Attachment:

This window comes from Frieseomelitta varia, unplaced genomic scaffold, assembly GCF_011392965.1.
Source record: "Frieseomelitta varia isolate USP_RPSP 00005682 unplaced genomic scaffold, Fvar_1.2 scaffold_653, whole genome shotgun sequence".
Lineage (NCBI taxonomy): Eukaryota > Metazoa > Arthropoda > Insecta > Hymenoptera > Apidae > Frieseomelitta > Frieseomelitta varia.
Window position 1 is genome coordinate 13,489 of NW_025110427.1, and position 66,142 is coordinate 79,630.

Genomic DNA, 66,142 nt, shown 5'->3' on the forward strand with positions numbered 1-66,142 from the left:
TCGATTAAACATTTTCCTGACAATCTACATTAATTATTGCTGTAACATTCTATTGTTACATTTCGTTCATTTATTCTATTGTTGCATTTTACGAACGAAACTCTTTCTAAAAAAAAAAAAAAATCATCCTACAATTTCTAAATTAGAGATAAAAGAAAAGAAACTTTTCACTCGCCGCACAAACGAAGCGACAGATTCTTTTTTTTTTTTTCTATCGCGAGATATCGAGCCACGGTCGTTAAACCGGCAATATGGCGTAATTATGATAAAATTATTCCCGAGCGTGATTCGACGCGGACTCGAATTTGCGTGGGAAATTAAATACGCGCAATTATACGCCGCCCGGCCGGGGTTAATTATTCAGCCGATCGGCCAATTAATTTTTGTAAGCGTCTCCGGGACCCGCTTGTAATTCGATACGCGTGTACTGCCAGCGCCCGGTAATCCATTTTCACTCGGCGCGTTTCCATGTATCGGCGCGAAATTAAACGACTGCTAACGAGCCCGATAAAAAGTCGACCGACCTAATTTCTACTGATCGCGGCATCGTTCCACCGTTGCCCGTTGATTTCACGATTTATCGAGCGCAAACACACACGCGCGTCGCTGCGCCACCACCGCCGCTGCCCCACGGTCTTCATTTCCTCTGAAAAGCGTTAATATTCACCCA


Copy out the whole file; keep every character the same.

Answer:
This window comes from Frieseomelitta varia, unplaced genomic scaffold, assembly GCF_011392965.1.
Source record: "Frieseomelitta varia isolate USP_RPSP 00005682 unplaced genomic scaffold, Fvar_1.2 scaffold_653, whole genome shotgun sequence".
Lineage (NCBI taxonomy): Eukaryota > Metazoa > Arthropoda > Insecta > Hymenoptera > Apidae > Frieseomelitta > Frieseomelitta varia.
Window position 1 is genome coordinate 13,489 of NW_025110427.1, and position 66,142 is coordinate 79,630.

Genomic DNA, 66,142 nt, shown 5'->3' on the forward strand with positions numbered 1-66,142 from the left:
TCGATTAAACATTTTCCTGACAATCTACATTAATTATTGCTGTAACATTCTATTGTTACATTTCGTTCATTTATTCTATTGTTGCATTTTACGAACGAAACTCTTTCTAAAAAAAAAAAAAAATCATCCTACAATTTCTAAATTAGAGATAAAAGAAAAGAAACTTTTCACTCGCCGCACAAACGAAGCGACAGATTCTTTTTTTTTTTTTCTATCGCGAGATATCGAGCCACGGTCGTTAAACCGGCAATATGGCGTAATTATGATAAAATTATTCCCGAGCGTGATTCGACGCGGACTCGAATTTGCGTGGGAAATTAAATACGCGCAATTATACGCCGCCCGGCCGGGGTTAATTATTCAGCCGATCGGCCAATTAATTTTTGTAAGCGTCTCCGGGACCCGCTTGTAATTCGATACGCGTGTACTGCCAGCGCCCGGTAATCCATTTTCACTCGGCGCGTTTCCATGTATCGGCGCGAAATTAAACGACTGCTAACGAGCCCGATAAAAAGTCGACCGACCTAATTTCTACTGATCGCGGCATCGTTCCACCGTTGCCCGTTGATTTCACGATTTATCGAGCGCAAACACACACGCGCGTCGCTGCGCCACCACCGCCGCTGCCCCACGGTCTTCATTTCCTCTGAAAAGCGTTAATATTCACCCA